Sentiment: Strong Buy

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    • Thank you Bertrand. You were able to explain the science in layman's terms that can be understood by non-science background individuals like myself. You mention that "For years, companies (including Alnylam) and research labs around the world have been trying to figure out how to successfully get siRNA into cells in animals because this is the most efficient system on a per molecule basis. "
      Are you up to date on all the companies involved in this technology? Has ISIS achieved what no other company has to date? You also mention that because of this achievement is siRNA, ISIS can extend the patent life of targets they already have. My question is, is this ISIS breakthrough something that can not be easily worked around by other biotech companies involved in this technology? If not, can we ascertain that ISIS is at the forefront of siRNA applications?

      I appreciate any input you can provide with your expertise in the biochemistry industry.

      • 2 Replies to wanna_million
      • bertrand1234@att.net bertrand1234 Jan 15, 2013 12:22 PM Flag

        Thanks for the support. I actually still do work on siRNA delivery and am pretty familiar with the technologies out there right now. As far as I know, most companies/labs are still trying to get normal double stranded siRNA into cells. The majority (if not all) of them have not even thought of trying to deliver single stranded siRNA since it is even more susceptible to normal enzyme degradation. In other words, unless there was some unique way of modifying the single strand to prevent this, nobody in their right mind would even dream of trying. But Isis has the ability to do these unique chemical modifications and has succeeded. Getting a single strand of RNA to survive in the bloodstream is already an achievement in and of itself.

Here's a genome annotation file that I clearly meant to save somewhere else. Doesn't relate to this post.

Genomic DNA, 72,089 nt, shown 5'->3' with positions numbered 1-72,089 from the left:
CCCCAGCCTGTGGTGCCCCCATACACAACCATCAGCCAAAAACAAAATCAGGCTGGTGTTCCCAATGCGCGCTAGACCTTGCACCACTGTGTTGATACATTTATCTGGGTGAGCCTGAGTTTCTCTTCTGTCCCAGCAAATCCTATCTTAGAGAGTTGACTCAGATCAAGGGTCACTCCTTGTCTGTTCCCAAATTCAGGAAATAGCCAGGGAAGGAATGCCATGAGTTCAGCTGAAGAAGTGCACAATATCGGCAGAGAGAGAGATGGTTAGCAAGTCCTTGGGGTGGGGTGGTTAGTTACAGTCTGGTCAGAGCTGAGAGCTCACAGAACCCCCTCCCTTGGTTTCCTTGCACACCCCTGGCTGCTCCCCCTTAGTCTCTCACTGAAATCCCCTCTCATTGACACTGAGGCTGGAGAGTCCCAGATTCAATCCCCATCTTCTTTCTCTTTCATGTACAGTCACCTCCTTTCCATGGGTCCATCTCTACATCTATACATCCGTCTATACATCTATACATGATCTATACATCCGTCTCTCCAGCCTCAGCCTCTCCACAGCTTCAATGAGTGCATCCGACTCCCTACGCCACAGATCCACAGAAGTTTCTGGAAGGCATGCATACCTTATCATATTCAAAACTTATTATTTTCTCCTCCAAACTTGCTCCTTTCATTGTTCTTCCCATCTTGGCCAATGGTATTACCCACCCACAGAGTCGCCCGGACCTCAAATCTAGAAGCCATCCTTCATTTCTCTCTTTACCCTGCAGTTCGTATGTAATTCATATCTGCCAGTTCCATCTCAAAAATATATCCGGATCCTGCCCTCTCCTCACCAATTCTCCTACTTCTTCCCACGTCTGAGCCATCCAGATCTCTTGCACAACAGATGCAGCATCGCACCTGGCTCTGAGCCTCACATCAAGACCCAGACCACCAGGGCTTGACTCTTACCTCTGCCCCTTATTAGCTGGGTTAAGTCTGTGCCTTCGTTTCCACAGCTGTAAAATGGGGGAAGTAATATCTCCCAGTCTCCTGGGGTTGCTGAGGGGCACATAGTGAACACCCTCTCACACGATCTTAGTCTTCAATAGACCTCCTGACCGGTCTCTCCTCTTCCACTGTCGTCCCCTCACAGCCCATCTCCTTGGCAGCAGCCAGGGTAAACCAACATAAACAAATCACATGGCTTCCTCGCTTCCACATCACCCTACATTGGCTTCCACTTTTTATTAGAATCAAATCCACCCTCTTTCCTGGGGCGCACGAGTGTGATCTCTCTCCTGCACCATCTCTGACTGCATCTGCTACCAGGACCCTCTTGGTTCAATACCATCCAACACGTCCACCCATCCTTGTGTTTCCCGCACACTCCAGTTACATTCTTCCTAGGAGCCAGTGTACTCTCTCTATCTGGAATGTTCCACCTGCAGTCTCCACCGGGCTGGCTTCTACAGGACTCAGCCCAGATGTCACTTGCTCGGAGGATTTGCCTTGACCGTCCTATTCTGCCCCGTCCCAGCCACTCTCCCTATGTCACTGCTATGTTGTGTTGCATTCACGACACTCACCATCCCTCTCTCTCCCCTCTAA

Regarding your question about a workaround, I do not foresee a workaround being done by anybody else that quickly. Research is not something where you try something overnight and find out the results the next morning. A project of the scale this siRNA one was, it probably took them at least a few years to get enough robust data to feel comfortable about publishing it. In general, the bigger the breakthrough, the more you want to verify that it really is correct. Also, the fact that they have done animal studies already speaks volumes as to how far they have gone with this technology. Animal studies in themselves take several months at least to run the study and analyze the data. So unless another company and/or lab has the chemical prowess and innovation power, I do not see anyone else catching up anytime soon. There are probably other chemical modifications that will do the same thing or might even be better, but I assure you Isis is probably already looking for improvements.

      • Seems to me, if you achieve a first, the patent for it is a lock. Duh ?

        Sentiment: Strong Buy

    • Thank you for your concise explanation of the importance of these accomplishments.